Adaptive changes in the adult visual system following visual deprivation

Seminar | March 18 | 11:10 a.m.-12:30 p.m. | 489 Minor Hall

 Dr. MiYoung Kwon, Department of Ophthalmology and Visual Sciences, University of Alabama at Birmingham

 Neuroscience Institute, Helen Wills

As our population ages, a growing number of people must adapt to normal and pathological aging processes. Thus, understanding how the adult human brain deals with degraded sensory input is increasingly important. In this talk, I will present behavioral and brain-imaging evidence suggesting that visual deprivation results in compensatory changes in the adult human visual system. Here I will explore three major aspects of visual deprivation: reduced image contrast, reduced field of view, and reduced spatial resolution. In the first study, I will discuss how the adult human brain adapts to prolonged exposure to contrast reduction. In the second study, I will address how the visual system adjusts to the loss of central vision that provides high acuity pattern vision. In the third study, I will address how the visual system achieves reliable pattern recognition when the sampling density of retinal neurons is severely limited. Together, the findings of these studies support the view that the human visual system continuously adapts and reorganizes to changes in sensory inputs. This remarkable tolerance and adaptability to degraded visual input appears to improve detectability and discriminability of a given input signal.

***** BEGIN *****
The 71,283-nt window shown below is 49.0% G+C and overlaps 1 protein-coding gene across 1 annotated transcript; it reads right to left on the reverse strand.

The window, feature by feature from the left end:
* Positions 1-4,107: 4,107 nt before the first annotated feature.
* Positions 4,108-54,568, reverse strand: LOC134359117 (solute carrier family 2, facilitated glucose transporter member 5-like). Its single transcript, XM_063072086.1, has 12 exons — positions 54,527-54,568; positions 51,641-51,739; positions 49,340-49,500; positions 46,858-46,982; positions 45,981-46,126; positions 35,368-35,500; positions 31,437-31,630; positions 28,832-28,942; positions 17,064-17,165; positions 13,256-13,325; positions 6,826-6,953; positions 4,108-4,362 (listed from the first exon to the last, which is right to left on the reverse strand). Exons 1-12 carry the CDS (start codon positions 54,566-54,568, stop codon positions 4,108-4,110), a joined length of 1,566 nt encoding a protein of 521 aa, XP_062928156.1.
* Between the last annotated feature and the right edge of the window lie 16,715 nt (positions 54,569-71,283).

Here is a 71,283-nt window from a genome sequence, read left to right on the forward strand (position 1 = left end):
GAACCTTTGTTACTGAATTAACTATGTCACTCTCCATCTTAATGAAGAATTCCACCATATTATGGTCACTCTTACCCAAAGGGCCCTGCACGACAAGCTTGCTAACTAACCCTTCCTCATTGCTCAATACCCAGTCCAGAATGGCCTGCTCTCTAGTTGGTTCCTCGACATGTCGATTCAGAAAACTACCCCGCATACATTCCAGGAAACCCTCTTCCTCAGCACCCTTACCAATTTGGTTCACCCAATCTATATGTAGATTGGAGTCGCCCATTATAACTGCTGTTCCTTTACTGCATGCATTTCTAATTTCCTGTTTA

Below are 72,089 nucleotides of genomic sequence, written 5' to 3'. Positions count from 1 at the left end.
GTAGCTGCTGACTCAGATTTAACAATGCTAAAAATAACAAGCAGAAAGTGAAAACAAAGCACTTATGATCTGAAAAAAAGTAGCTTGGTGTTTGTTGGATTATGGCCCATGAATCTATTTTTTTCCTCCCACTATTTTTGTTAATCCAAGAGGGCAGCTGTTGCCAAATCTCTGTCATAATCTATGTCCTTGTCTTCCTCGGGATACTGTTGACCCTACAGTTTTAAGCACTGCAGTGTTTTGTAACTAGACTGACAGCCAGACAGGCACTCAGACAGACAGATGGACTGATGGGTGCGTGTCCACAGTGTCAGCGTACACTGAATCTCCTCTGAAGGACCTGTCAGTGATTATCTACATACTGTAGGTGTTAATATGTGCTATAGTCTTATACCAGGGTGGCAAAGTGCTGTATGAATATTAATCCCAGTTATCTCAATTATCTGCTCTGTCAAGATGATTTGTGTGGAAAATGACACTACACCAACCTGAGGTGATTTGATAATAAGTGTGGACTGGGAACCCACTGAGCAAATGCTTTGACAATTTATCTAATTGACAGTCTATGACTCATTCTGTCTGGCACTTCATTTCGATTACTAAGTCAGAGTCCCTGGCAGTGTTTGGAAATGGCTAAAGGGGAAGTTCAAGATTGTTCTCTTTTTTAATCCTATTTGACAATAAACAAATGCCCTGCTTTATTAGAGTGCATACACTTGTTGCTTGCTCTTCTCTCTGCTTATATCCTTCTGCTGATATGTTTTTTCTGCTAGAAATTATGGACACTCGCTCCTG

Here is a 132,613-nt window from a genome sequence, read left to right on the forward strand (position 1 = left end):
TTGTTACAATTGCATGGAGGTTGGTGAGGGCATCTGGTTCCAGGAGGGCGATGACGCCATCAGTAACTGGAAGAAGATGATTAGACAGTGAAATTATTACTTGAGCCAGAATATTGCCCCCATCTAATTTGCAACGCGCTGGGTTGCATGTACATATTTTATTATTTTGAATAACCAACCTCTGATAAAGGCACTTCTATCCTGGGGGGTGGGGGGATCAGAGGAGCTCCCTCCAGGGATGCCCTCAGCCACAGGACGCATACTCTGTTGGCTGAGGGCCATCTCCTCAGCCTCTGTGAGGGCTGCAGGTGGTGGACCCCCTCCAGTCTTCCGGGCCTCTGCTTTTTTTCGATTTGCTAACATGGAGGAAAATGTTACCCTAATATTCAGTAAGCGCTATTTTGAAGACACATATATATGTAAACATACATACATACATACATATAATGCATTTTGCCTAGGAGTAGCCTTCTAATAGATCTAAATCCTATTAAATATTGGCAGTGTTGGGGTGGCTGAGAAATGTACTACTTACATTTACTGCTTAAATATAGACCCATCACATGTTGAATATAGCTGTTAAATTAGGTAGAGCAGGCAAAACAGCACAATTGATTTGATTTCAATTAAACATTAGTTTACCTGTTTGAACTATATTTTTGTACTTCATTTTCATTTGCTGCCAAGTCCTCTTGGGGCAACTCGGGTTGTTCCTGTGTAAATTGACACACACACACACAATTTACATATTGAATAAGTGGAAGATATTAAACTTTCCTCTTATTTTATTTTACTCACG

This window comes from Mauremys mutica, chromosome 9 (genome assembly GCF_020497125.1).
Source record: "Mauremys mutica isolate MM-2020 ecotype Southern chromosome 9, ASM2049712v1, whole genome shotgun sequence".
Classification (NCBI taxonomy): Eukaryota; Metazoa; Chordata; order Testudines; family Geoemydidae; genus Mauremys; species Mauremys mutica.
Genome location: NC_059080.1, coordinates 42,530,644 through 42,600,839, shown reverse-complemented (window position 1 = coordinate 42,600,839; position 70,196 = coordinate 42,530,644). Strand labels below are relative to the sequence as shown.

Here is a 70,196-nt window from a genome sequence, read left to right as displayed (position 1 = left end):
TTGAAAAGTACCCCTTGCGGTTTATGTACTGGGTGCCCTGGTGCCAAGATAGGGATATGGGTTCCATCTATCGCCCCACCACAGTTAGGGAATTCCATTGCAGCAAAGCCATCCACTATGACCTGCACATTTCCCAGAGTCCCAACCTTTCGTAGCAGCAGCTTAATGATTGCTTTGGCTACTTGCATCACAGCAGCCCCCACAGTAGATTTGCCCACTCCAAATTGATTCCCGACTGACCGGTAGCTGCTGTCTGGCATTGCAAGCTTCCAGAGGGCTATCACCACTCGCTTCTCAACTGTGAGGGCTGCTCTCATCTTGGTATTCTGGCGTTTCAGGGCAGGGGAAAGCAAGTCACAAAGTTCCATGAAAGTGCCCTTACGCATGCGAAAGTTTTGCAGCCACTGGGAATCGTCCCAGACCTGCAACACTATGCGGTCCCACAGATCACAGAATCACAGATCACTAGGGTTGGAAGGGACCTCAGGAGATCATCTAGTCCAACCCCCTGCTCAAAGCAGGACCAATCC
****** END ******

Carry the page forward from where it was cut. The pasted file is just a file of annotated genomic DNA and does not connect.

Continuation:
nrterranova@berkeley.edu